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Wednesday, May 26th, 2004


Here Kitty Kitty: A Novel

by Jardine Libaire

Hip-Lit Crit

A review by Anna Godbersen

The Jazz Age had Fitzgerald, the Beat Generation had Kerouac, and now post-millennium Williamsburg has Jardine Libaire. Williamsburg, Brooklyn, that is, the hip, occasionally seedy neighborhood where the heroine of Libaire's debut novel, Here Kitty Kitty, lives. The kitty in question is Lee, a good-time girl, one-time art student and sometime restaurant manager. She lives fast, drinks hard, spends big, and keeps herself going with a potpourri of drug dependencies; she describes her life at one point as "Armageddon." But she's also got Yves, a sophisticated and wealthy older lover who buys her the luxuries she wants, bails her out after every bender, and even seems to enjoy the scenes she makes. Into this perfect picture walks Kelly, a bartender Yves has pressured Lee into hiring at the restaurant. Kelly is rough in contrast to the fine-mannered Yves, and despite Lee's initial aversion to him, Kelly soon emerges as the dark-horse love interest. But Lee's life has to get worse before it gets better, and her needy, bratty, self-destructive tendencies begin to spiral out of control.

Lee begins her narrative, tellingly, with a list of the best ways to consume various substances (e.g., "Before a job interview, Irish coffee and Xanax,"), a list she describes first as "religion" and then as "art." Telling, because this novel reads at times like a diary of consumption, a detailed account of the food, drink and clothing tastes of one hot chick. But also because Libaire writes in punchy, truncated sentences that are frequently list-like in form. This clipped prose style does not prevent her from purple phrasing, however, and the combination is often cloying ("I imagined my heart as a piece of coral: tunneled, calcified") and sometimes maudlin ("Everyone but me had brought something. I'd brought the black hole of my misfit personality"). Occasionally, it just sounds like bad slam poetry. (A character description ends, "Chinese star tattooed in green on neck.") Lee does inevitably start picking up the pieces: She gets straight, works on her painting, and adopts a kitten.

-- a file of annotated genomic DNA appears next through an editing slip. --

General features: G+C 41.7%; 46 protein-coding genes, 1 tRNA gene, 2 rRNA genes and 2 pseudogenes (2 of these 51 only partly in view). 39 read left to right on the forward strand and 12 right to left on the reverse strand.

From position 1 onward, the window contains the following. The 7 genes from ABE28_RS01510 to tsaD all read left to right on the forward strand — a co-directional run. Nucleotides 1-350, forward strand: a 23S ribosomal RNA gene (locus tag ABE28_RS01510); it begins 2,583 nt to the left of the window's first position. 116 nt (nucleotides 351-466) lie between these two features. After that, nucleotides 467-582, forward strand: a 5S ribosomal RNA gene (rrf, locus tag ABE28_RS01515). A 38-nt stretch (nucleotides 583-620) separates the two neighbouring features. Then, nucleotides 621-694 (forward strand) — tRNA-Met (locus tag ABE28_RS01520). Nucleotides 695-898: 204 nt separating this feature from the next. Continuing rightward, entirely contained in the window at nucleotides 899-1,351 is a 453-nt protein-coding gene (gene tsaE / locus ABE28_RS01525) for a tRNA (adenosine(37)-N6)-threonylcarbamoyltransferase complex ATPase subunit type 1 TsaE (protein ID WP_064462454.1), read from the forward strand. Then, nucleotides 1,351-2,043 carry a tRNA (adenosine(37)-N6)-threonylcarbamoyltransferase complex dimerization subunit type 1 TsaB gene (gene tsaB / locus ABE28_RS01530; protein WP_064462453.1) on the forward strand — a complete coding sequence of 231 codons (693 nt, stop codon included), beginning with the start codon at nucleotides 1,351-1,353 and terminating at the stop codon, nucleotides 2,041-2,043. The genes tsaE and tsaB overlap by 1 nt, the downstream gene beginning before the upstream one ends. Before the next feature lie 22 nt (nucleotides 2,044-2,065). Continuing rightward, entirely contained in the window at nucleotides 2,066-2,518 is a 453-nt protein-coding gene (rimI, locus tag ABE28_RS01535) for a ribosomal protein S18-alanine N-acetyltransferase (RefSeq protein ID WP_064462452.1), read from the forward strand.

Could Libaire's be the voice of her subculture? She certainly has the tone down. Here Kitty Kitty is irritating for the same reasons that hipsters are irritating: It is strutting, humorless, and formulaic.

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